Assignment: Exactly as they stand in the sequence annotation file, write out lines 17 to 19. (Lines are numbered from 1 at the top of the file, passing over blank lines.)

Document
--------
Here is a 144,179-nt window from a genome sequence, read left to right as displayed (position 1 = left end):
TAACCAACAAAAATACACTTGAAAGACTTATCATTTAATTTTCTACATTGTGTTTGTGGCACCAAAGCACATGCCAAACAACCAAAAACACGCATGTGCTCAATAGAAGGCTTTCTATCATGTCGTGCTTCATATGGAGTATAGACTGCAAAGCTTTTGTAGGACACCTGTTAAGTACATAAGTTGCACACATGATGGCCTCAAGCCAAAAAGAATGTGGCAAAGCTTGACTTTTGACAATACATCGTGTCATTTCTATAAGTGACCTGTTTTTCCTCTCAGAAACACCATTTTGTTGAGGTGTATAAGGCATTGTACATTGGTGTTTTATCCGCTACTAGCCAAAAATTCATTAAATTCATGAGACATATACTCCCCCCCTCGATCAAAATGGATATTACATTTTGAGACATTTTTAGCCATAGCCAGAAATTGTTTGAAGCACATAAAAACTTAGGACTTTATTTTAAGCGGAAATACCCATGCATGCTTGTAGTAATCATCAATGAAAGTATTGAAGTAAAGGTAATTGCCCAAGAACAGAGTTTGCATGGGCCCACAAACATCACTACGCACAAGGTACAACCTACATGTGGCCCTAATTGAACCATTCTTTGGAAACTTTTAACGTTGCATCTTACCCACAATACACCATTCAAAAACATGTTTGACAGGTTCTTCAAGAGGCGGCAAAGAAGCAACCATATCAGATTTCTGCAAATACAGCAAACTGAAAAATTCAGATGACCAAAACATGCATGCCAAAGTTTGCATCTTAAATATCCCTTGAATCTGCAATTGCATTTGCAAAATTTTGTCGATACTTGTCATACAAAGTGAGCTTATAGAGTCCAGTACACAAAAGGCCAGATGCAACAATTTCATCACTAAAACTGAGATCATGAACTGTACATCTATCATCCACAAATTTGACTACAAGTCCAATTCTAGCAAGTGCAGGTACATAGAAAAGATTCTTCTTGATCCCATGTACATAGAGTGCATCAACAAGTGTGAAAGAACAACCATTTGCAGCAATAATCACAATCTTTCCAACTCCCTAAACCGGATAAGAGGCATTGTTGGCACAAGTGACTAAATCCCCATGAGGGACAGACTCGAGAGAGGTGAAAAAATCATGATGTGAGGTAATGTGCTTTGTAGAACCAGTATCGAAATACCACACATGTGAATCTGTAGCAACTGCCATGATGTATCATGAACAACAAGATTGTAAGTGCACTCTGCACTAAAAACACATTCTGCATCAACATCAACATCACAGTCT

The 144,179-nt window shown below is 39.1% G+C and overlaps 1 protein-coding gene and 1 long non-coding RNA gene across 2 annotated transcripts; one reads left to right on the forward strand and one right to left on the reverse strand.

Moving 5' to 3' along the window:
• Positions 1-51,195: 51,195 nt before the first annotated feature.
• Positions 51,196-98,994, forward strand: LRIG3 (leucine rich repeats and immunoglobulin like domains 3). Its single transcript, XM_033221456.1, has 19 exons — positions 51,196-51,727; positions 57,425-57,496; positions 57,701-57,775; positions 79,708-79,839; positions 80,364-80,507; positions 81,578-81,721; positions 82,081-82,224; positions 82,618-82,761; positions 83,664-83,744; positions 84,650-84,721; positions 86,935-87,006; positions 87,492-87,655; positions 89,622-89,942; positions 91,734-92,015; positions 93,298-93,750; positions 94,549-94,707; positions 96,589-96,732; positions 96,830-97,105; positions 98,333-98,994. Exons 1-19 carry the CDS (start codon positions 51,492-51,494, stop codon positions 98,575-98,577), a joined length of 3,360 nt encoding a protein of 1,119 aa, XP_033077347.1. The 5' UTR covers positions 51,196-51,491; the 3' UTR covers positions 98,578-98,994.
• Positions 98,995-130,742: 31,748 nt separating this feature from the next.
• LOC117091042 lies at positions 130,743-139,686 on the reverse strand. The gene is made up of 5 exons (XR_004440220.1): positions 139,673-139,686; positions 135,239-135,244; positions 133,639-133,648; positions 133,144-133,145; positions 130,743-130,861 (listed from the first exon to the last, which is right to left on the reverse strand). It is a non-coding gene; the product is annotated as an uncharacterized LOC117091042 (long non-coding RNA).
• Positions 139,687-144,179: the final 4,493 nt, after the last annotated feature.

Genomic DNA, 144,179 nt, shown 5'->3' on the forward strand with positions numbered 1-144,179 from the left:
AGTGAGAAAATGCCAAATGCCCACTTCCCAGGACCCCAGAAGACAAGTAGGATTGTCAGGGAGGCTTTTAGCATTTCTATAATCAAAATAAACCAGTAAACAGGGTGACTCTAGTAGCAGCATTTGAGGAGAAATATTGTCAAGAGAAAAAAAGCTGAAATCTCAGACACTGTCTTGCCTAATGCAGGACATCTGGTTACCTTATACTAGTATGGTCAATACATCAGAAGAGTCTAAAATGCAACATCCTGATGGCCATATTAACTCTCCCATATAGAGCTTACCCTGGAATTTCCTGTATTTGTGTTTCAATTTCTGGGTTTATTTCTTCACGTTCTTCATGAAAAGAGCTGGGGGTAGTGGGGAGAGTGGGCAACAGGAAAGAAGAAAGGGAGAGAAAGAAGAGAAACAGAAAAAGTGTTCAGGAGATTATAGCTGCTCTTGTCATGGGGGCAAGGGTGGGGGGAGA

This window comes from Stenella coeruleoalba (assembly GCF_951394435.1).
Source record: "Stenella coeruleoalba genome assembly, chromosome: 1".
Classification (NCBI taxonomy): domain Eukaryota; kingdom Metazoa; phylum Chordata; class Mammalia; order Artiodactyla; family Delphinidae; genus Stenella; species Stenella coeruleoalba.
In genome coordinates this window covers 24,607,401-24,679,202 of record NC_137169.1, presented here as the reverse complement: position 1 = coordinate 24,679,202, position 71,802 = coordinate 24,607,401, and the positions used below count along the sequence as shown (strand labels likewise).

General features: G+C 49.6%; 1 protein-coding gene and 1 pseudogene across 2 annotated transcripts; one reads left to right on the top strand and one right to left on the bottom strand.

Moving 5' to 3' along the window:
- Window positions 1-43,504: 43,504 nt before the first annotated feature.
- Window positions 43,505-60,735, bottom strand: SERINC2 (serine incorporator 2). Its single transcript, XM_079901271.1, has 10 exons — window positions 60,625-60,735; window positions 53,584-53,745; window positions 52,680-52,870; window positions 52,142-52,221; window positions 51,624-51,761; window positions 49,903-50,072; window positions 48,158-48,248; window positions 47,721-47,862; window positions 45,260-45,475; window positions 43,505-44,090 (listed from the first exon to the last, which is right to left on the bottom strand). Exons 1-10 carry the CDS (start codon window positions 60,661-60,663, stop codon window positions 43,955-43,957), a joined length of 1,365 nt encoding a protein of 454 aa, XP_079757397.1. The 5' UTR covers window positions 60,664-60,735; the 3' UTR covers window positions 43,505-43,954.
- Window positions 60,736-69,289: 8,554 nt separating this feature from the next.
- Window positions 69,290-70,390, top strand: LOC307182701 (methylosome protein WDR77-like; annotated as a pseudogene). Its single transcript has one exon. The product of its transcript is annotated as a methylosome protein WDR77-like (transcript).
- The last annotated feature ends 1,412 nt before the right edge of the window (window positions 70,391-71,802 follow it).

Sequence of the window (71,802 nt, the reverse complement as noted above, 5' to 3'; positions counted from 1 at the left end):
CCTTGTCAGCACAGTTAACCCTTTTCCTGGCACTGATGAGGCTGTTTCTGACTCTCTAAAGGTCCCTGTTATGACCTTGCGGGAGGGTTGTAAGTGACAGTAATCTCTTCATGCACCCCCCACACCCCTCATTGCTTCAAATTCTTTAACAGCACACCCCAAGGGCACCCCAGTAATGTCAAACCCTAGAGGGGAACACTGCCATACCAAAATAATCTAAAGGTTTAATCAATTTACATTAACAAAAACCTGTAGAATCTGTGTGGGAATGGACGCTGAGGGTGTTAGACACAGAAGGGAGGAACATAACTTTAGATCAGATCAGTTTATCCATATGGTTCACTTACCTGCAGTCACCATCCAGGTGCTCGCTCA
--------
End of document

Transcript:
Moving 5' to 3' along the window:
- Window positions 1-43,504: 43,504 nt before the first annotated feature.
- Window positions 43,505-60,735, bottom strand: SERINC2 (serine incorporator 2). Its single transcript, XM_079901271.1, has 10 exons — window positions 60,625-60,735; window positions 53,584-53,745; window positions 52,680-52,870; window positions 52,142-52,221; window positions 51,624-51,761; window positions 49,903-50,072; window positions 48,158-48,248; window positions 47,721-47,862; window positions 45,260-45,475; window positions 43,505-44,090 (listed from the first exon to the last, which is right to left on the bottom strand). Exons 1-10 carry the CDS (start codon window positions 60,661-60,663, stop codon window positions 43,955-43,957), a joined length of 1,365 nt encoding a protein of 454 aa, XP_079757397.1. The 5' UTR covers window positions 60,664-60,735; the 3' UTR covers window positions 43,505-43,954.